For fans of Peter Jackson's Dead Alive or Edgar Wright's Shaun of the Dead, Black Sheep: Unrated (Dimension) is a must see. A New Zealand sheep farmer is doing genetic experiments in an effort to create super-sheep. A couple of hippies steal a specimen--a jarred sheep that looks sickly--and make off with it. The mutated sheep escapes, bites a human and some fellow sheep, and you have the world's first zombie sheep movie.
Peter Jackson's Weta workshop did the good-looking effects. The monsters are a mix of deranged, farting sheep and half-human, half-sheep creatures. All of the effects are old school, so lots of puppets and men in suits. There are a couple of decent transformation scenes, where screaming men turn into sheep in a style similar to the creature transitions in An American Werewolf in London.
Special Features: Deleted scenes with commentary, bloopers, making-of featurette, and an actor and director commentary. There's also a short scene filmed especially for the DVD.
For its 25th anniversary this classic haunted house film, at least partially from the mind of Steven Spielberg, gets digitally remastered. It looked good on my television, so kudos to the fellows with the digital toothbrushes.
The Freelings move into a house that, unbeknownst to them, is built atop a bunch of icky dead bodies. Little Carol Anne (the late Heather O'Rourke) can hear people talking in the television static. Turns out it's a bunch of ghosts, and they pull her into their world via her bedroom closet. Mom (Jobeth William) and Dad (Craig T. Nelson) smoke pot and fight heroically to retrieve her from the bad place and return television reception in their household to something resembling normalcy.
While Tobe Hooper (The Texas Chainsaw Massacre) is the director of record, Spielberg (who came up with the story) supervised much of the shoot and post production. It came out at the same time as his E.T. , and was the director's first real foray into doing two films at the same time, something he has done a few times since.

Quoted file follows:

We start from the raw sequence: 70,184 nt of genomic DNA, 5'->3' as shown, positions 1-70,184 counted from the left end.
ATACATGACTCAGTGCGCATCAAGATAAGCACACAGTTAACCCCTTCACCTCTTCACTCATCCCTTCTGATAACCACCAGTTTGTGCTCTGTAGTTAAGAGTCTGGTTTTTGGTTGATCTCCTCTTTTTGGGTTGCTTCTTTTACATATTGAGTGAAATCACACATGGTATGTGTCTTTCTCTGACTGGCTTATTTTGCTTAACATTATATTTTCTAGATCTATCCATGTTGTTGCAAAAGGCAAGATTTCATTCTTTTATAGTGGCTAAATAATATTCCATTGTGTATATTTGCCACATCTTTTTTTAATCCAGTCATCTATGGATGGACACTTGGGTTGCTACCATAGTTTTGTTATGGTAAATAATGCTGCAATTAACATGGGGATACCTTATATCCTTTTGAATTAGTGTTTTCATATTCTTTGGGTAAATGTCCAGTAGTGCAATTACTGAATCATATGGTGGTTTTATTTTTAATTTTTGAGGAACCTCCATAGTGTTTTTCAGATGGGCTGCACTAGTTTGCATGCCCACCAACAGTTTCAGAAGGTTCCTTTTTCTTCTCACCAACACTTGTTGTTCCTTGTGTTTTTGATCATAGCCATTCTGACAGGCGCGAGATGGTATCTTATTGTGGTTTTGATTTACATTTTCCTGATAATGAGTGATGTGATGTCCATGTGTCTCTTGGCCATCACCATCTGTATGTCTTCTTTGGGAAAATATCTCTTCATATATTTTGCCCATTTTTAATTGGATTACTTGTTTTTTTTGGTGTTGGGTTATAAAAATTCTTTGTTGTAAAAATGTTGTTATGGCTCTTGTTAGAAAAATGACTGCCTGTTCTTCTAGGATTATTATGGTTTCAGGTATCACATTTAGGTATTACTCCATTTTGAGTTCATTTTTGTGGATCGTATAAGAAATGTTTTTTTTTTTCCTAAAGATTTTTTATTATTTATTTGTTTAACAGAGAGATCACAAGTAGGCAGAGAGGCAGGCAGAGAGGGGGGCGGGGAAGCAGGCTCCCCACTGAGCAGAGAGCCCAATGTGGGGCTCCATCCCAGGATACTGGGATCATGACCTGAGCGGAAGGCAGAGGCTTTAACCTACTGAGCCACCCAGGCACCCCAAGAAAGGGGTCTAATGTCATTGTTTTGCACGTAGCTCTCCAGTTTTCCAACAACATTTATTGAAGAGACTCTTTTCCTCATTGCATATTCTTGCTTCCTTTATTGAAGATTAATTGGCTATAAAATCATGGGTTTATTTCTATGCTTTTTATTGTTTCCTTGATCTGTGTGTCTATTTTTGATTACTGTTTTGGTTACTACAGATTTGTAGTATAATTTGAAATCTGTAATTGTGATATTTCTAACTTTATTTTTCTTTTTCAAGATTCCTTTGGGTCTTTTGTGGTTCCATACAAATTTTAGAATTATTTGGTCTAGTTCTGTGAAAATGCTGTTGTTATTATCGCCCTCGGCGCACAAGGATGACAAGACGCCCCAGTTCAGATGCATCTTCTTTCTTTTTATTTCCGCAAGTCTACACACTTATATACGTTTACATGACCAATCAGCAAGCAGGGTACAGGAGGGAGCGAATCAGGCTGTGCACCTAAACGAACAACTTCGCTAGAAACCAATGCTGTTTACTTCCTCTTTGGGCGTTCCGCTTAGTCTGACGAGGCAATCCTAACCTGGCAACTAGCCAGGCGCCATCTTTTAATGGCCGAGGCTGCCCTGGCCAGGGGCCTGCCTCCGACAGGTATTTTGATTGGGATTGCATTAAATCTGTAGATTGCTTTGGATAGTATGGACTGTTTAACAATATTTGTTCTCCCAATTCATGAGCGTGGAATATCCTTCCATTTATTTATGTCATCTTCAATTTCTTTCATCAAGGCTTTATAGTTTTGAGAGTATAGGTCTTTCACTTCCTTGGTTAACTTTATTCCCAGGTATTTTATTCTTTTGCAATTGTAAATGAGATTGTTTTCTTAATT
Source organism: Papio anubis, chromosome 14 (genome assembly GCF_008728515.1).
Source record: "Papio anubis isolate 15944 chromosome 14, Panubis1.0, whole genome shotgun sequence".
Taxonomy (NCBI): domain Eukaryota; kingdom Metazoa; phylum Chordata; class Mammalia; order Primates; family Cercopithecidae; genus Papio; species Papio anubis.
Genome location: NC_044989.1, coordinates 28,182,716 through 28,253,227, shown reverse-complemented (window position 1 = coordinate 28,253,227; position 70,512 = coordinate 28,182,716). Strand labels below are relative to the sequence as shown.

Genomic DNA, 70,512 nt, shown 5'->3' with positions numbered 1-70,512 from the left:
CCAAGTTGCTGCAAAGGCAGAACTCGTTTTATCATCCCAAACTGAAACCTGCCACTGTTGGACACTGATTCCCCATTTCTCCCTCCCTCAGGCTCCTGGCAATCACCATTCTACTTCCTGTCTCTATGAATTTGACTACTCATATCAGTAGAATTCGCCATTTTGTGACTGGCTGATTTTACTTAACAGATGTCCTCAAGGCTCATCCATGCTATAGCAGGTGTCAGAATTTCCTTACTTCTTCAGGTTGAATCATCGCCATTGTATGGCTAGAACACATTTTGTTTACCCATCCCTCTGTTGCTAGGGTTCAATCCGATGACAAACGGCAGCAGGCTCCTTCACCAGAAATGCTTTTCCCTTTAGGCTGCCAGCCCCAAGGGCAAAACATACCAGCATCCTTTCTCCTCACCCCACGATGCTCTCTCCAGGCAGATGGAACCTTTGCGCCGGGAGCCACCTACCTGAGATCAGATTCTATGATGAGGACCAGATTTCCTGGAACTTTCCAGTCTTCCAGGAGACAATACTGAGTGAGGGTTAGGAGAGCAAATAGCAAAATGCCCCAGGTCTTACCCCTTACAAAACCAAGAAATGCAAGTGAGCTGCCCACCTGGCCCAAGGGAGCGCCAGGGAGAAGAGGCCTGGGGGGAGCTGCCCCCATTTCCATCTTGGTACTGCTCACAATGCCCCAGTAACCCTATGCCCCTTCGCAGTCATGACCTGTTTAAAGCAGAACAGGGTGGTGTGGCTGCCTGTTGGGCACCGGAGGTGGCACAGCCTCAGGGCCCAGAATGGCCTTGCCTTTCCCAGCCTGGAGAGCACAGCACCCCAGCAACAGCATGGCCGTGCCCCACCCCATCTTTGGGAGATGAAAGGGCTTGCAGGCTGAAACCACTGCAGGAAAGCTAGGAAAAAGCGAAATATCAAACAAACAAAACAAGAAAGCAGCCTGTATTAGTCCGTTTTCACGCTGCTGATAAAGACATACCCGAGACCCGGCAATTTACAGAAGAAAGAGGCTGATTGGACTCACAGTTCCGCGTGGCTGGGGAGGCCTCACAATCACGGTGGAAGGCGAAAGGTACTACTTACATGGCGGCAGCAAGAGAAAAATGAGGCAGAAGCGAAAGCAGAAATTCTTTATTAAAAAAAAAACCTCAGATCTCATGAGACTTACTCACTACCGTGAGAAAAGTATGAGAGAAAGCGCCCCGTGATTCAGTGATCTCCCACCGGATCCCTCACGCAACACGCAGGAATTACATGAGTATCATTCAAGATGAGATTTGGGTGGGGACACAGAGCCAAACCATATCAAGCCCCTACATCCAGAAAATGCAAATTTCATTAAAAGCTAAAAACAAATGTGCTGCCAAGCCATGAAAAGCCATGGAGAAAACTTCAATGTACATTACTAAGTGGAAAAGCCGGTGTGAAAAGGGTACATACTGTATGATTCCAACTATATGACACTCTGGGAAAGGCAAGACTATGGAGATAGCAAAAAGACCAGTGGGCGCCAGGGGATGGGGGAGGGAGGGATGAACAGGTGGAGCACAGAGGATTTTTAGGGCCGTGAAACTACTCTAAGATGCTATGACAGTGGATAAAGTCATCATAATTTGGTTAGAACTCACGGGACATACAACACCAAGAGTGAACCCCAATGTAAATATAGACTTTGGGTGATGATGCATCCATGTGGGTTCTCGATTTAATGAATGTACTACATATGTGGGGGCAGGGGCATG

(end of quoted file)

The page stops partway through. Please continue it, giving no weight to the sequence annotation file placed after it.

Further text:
The film almost got an R rating, and that scene where the guy claws his face off was probably the reason why. Yet it's PG. Spielberg had managed a similar ratings feat before, getting a clearly R-rated Jaws a PG back in the '70s.
Special Features: A couple of lame docs about paranormal activity, for those who take that stuff seriously. No Spielberg, none of the main actors. A real waste of time and no way to celebrate the film's anniversary.
Been a long while since I've seen this one, which took an unusually long time getting to DVD. Four directors get together to direct segments as tributes to the famous TV series by Rod Serling. Three of the segments are remakes of episodes, while one of them is an original piece about a racist man getting a taste of his own medicine. This, of course, is the infamous segment where actor Vic Morrow and two children got killed while filming for director John Landis. Contrary to some stuff I've read on the Internet, this sequence is not seen on the film or in any special features.
Steven Spielberg directs a segment where some elderly folks in a retirement home take a visit to the Fountain of Youth. Joe Dante helms the third part, where a little boy has the power to manipulate the world around him. George Miller directs the film's best portion, where John Lithgow plays a man afraid of flying who thinks he sees a man on the wing of the plane.
Special Features: You'll get nothing and like it!
It seems people either loved or hated the very end of this already legendary series about Tony Soprano (James Gandolfini) and his family. I've heard plenty of arguments that creator David Chase left the ending open and ambiguous so viewers could "fill in the blank" and create their own finale.
Yeah, right. Chase ended his show in total, black-screen silence. Sopranos episodes always ended with music, usually from Tony's point of view, and this is the sole episode that ends in total silence. I think that had more meaning than some are giving it. Total black and total silence are two indicators of total death. Tony Soprano is dead, killed in front of his family for the humiliating death he delivered to a key character in the show's final season. No movies, no future mini-series. The story is over.
That's my ending to the series. What's yours?
Special Features: For those of you hoping that the DVD would provide answers about the finale, you've been shafted. The only special features are some select commentaries (none for the finale) and a behind-the-scenes look at Chris' (Michael Imperioli) horror movie, Cleaver.